Here is my odyssey.

I set off from my home in York in late October, catching the Eurotunnel to Calais, and subsequently getting lost in the French countryside as the evening light faded. The plan had been to save money by camping on the way. Unfortunately every single campsite in Europe was already closed for the winter.

The almost miraculous appearance of a cheap hotel saved the day, and things only got better from there. The second day began before dawn in a thick, cold fog. But the sun finally burned through and the approach to Mont Blanc afforded some breathtaking views.

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And some unsettling ones. I cannot recommend the viaducts in this part of the world to anyone with acrophobia.

On the other side of the tunnel I was into Italy, my very first visit to the country. This time I had planned ahead and made a last minute booking via the magic of phone internet. I managed to find a beautiful (yet very reasonably priced) apartment run by a lovely Italian lady in the town of Reggio Nell’Emilia. She didn’t speak a word of English. I do not speak a word of Italian. Yet we managed to communicate in some mix of the two. It was one of those perfect travel moments that can never happen until you take a step outside your comfort zone.

The next day I continued down the eastern coast of Italy to catch a ferry from Ancona, stopping briefly in Rimini to see the sights. The sight that will stay with me most is one I never expected, although it was actually the scent of incense that struck me first. Then I rounded the corner from a side street into the path of this procession.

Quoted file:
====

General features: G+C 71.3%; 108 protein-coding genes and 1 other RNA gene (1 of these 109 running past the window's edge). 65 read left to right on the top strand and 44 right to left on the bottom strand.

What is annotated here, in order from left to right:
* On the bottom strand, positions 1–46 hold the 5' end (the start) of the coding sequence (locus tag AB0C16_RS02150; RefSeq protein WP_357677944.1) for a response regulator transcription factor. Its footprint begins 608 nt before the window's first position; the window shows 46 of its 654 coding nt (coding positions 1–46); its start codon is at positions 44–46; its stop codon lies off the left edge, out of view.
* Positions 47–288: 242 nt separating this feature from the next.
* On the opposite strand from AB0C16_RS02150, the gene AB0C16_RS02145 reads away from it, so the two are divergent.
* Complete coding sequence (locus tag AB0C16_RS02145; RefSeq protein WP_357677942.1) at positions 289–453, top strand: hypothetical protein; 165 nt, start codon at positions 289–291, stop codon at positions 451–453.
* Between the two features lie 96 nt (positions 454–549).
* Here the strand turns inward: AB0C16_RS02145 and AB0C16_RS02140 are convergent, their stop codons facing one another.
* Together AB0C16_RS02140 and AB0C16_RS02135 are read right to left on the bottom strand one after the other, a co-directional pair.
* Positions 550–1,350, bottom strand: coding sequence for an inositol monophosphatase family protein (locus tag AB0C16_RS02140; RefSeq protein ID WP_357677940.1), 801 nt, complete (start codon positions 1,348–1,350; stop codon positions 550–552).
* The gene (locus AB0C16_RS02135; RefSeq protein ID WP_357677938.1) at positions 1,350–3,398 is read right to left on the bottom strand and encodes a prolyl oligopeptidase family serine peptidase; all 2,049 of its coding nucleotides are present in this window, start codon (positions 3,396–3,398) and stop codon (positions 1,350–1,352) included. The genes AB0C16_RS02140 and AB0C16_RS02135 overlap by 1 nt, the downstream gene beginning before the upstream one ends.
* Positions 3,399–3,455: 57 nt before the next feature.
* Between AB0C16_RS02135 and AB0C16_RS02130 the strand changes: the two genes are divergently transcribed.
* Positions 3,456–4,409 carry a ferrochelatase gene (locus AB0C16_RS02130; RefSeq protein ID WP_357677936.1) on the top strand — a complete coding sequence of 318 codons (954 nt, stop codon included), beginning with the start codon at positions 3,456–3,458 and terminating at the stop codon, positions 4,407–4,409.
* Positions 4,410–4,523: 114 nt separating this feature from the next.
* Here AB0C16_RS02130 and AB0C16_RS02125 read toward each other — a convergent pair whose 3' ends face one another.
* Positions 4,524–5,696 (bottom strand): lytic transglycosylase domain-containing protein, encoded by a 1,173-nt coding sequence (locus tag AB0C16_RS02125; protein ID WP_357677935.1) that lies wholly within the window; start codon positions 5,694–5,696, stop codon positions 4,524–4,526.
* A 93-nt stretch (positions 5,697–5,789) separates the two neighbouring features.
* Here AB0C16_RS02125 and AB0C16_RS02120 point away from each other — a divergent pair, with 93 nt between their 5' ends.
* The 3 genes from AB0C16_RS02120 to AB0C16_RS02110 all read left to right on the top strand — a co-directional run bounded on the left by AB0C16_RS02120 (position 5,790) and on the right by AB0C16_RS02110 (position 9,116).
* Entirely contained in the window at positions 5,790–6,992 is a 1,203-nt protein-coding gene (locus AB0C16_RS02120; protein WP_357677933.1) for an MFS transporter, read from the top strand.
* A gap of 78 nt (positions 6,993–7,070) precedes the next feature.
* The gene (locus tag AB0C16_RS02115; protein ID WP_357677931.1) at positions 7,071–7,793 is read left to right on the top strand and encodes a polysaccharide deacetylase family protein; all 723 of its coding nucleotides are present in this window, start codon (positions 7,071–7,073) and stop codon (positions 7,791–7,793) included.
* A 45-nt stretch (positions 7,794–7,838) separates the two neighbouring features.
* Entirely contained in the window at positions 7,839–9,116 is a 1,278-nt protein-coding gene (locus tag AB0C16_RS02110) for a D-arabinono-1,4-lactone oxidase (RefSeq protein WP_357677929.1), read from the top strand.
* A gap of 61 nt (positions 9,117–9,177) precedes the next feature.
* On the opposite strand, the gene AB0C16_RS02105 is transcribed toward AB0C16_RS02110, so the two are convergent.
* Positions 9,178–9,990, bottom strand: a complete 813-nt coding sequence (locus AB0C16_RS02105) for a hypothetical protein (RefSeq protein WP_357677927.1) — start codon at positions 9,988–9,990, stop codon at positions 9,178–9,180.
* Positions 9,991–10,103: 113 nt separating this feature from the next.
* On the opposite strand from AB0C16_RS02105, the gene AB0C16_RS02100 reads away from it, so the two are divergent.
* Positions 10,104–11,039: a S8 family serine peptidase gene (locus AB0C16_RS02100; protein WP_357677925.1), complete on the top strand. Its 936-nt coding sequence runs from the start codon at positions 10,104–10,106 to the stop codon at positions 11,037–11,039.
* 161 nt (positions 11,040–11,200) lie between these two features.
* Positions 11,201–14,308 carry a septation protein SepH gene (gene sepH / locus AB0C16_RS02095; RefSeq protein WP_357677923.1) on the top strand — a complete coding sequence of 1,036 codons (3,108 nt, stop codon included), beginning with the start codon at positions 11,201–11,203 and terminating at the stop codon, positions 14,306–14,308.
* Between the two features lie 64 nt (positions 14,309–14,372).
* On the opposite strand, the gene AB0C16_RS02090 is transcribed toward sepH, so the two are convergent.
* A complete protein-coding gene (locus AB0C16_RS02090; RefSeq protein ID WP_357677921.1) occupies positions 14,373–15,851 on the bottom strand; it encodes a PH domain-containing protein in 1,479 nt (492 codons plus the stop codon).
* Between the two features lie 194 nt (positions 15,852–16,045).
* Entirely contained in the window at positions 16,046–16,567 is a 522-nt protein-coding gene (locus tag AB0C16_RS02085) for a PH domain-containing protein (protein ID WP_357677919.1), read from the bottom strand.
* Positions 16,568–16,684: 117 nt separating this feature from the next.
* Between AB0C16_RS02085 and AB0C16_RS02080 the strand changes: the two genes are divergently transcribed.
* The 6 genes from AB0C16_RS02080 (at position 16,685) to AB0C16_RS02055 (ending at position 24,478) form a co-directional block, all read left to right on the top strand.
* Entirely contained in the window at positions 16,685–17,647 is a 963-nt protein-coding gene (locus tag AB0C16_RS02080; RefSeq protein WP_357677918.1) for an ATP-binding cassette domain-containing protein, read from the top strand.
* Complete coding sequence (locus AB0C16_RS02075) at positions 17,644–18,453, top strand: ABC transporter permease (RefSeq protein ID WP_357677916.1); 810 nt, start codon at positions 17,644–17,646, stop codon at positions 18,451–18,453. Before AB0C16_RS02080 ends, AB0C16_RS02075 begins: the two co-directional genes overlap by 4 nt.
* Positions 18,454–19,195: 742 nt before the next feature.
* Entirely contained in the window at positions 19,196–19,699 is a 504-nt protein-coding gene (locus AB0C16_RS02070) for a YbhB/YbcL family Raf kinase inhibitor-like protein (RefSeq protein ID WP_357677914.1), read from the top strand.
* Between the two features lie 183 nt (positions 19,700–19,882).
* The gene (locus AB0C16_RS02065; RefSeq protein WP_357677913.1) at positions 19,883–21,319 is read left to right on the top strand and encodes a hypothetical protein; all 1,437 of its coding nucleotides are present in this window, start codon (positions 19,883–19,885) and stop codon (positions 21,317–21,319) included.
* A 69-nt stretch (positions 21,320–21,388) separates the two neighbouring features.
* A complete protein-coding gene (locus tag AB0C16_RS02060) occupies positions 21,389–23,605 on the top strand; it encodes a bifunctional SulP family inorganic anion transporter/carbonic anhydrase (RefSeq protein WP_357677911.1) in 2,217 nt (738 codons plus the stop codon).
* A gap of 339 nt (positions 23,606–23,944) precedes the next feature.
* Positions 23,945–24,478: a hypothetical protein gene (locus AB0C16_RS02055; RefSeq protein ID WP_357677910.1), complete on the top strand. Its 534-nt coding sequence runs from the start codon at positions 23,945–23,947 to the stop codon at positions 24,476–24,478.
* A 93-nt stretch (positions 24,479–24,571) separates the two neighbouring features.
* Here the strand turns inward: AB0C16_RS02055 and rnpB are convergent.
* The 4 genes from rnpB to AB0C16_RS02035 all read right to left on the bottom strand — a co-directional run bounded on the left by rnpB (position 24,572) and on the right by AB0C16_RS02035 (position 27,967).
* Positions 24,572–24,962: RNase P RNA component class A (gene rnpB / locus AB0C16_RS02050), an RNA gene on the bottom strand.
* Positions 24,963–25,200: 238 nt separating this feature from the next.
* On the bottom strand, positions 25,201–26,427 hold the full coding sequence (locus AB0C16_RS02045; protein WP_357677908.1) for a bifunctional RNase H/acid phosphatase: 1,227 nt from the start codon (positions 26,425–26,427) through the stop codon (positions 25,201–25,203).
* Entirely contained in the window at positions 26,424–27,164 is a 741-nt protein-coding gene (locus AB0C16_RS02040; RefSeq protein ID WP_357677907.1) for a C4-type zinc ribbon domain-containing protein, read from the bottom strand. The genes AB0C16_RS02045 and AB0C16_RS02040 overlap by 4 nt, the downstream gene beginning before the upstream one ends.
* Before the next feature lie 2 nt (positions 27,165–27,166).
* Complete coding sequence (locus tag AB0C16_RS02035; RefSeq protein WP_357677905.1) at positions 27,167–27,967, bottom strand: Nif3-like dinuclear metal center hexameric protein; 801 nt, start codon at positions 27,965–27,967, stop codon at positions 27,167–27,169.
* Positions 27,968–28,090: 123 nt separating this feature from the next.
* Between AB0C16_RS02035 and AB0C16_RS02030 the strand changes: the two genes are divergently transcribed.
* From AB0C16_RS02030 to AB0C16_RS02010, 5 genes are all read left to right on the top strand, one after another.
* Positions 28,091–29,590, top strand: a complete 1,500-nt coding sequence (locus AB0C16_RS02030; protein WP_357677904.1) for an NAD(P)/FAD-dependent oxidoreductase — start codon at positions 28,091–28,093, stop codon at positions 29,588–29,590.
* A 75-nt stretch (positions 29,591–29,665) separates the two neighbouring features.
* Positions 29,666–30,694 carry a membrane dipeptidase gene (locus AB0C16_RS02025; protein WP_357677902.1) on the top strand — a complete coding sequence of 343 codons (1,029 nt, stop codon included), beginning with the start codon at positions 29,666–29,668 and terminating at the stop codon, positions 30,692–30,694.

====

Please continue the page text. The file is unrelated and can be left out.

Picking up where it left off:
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I have never been religious but I do enjoy the trappings and the rituals of religion, and this was so completely different from anything I had experienced in the cold, Anglican world where I live. This was the moment I really felt I came face to face with the heritage of Italy.

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The ferry left Ancona by moonlight, bound for Patras, and the next morning I awoke in a different world. The sea was blue, the sun was warm, and something in the air smelled just as I remembered from my last visit to Greece the summer after high school. That last part might have been psychosomatic.

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The ferry charted a course past the island of Ithaca, not only the famous destination of the unluckiest man in Greek epic poetry, but also the namesake of my own childhood hometown.

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I took twelve photos of it. Twelve. They all look the same.

Arriving in Patras after twenty-three hours at sea, I continued straight on to Athens in the dark. The roads were just as mad as I remembered them too. Finally the traffic slowed a little, and coming over the crest of a hill I saw the city spread out beneath me with the Acropolis lit up at its centre. The city itself was the same yet different. It was more run down. Graffiti covered almost every building. Walking through the streets that first night it sometimes felt as if I had stepped onto the set of a dystopian film from the 1980s. Even so, Athens is still one of my favourite cities.

I had a full day to be a tourist before continuing on to Marathon, and I visited all the usual places with no small sense of nostalgia.